Girl before Mirror features Marie Therese Walter in this bright portrait painting that remains amongst the artist's most famous of all.
Marie Therese Walter was frequently used by Picasso as a portrait model throughout the 1930s. This artwork is the best known of all those in which she was used. Marie Therese Walter made a significant impact on Picasso's life and work. This painting displays jewel-like colours and clear, sharpened forms which lift this portrait into something impactful and memorable. Picasso was predominantly working in a cubist style during this period of his life, and would have received and given inspiration to other members of this movement at that time. Walter was to model throughout the 1930s for Picasso and was called on frequently. Throughout his life Picasso depicted his preferred muses in his art, be it sketches, paintings or sculpture.
Notably Juan Gris and Georges Braque were closely connected to Picasso's Cubist art. The artist uses a complex, eye catching background in this painting which clearly contrasts to portraits like Blue Nude and The Old Guitarist where the focal point was entirely the subject. Some have placed this painting under the umbrella of Modernism. This group included several of the art movements in which Picasso was involved over the course of his extended career. Girl Before Mirror, itself, was painted in March 1932 but the Modernists span a long period both before and after the 1930s. One such prominent member was Georgia O'Keeffe, with abstract flower paintings like Jimson Weed and Oriental Poppies.
An augmented reality with abstract shapes and lines formed much of the styles found within this group of movements. It's role was critical in the development of modern art and Picasso was a significant influence with in it. The purpose of Girl Before Mirror has been much discussed. In all likelihood it serves as a comparison between how a woman views herself, and how she is seen by everyone else. The original painting can now be viewed at the MoMA in New York, US. It is amongst the finest artworks in the huge collection of this international art insitution. MoMA host a good number of Picasso work besides just this, covering both oil paintings as well as sculpture. Some of the more notable pieces will occasionally be lent to other locations around the world, so it is well worth checking first if you are visiting to see specific artwork. This painting was featured in a prominent Tate Modern exhibition in London alongside other significant artworks from 1932 including Le Rêve and Nude Woman in a Red Armchair.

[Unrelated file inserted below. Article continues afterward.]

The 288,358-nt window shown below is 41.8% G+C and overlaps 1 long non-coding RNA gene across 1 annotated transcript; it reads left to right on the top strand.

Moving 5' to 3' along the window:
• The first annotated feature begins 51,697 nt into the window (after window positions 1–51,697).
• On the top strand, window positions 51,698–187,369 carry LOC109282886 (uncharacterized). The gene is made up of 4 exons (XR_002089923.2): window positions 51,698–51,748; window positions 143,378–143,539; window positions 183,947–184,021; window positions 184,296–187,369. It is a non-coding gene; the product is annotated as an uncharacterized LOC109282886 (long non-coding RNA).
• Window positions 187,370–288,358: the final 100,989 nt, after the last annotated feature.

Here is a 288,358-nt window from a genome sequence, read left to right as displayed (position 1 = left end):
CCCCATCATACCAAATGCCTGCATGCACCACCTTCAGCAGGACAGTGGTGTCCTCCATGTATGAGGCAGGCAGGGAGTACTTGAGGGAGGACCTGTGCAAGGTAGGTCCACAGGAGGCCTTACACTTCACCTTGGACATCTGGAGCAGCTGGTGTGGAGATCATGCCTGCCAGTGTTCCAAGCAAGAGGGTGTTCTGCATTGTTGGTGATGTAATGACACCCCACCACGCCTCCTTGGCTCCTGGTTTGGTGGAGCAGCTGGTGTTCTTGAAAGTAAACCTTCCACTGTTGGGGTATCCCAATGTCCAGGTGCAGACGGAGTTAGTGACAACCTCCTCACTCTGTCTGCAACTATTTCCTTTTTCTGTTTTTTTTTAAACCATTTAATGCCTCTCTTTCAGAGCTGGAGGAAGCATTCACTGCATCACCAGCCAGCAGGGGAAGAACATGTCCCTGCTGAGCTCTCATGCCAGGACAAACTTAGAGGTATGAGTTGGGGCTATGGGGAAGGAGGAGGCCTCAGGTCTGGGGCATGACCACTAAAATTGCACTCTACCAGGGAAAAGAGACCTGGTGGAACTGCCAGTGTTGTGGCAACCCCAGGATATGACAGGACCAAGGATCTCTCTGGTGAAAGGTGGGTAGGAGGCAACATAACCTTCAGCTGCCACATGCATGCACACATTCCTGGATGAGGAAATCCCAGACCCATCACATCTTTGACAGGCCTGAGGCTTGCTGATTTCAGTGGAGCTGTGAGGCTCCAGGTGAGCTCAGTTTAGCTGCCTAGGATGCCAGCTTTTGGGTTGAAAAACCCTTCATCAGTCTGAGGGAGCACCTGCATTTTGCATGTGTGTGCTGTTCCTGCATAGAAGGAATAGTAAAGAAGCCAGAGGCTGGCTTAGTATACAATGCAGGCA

This imaginative composition features a young woman looking at her own appearance within a mirror, which is a part of a larger piece of furniture that stretched across most of the vertical length of the canvas. To see a cubist interpretation twice together is highly exciting, and the overall nature of this busy is bright and very busy. Even the tiled background is vibrant, adding plenty to the artwork itself. The palette is bright and contemporary, but most elements are not mixed in many varieties of tone, but rather added as flat colours each time. This ensures a clearer finish, almost akin to illustration where blocks of colour is the most common approach. See her face, stomach and arms, for instance, as these are all in the same tone of light purple. Elsewhere we find yellows, reds, greens, reds, blues and purples. This vibrant colour is entirely in line with contemporary art and also retains a great popularity today with many looking to appreciate positivity within art in a way that can excite them and also lift their own mood. Picasso was versatile enough to work this way as well as more negatively at different stages of his career.
The style in which this girl is formed bears a connection to traditional African art and this is no coincidence as we are well aware of the artist's admiration for work from that region. African masks were popular within Europe at this time, with many collecting them thanks to a connection to the imperial era. Cubism was perhaps Picasso at his best, both in terms of abstraction and also the bright palettes. Whilst he worked in other ways, this approach seems to have struck the strongest chord with the public. You will find each of these items regularly chosen as art prints as a result of that popularity, which continues to be strong today. Whilst Girl before a Mirror was completed nearly a century ago, it still feels entirely fresh and modern, which underlines how far ahead of his time the artist was, as well as how painting has not necessarily moved on that far in the years that have passed since.
Visitors to MoMA in the US will be able to enjoy this piece in person, in all likelihood, but always check ahead just in case it has temporarily been loaned or perhaps taken off display for the preservation work. Either way, there is still plenty else to check out here too. They specialise in modern art, though their collection is mainly ranging from around the mid 19th century up to the present day. It provides a fairly comprehensive survey of European art during this period, touching on all of the major movements and also including the top names in each of them. Picasso himself was involved across different movements, and so his career helps to draw all manner of other artists together. Les Demoiselles d'Avignon, also from Picasso, is amongst their biggest highlights and you can also find related artists featured here such as Braque, Gris as well as Vincent van Gogh's The Starry Night from 1889 which we all instantly recognise.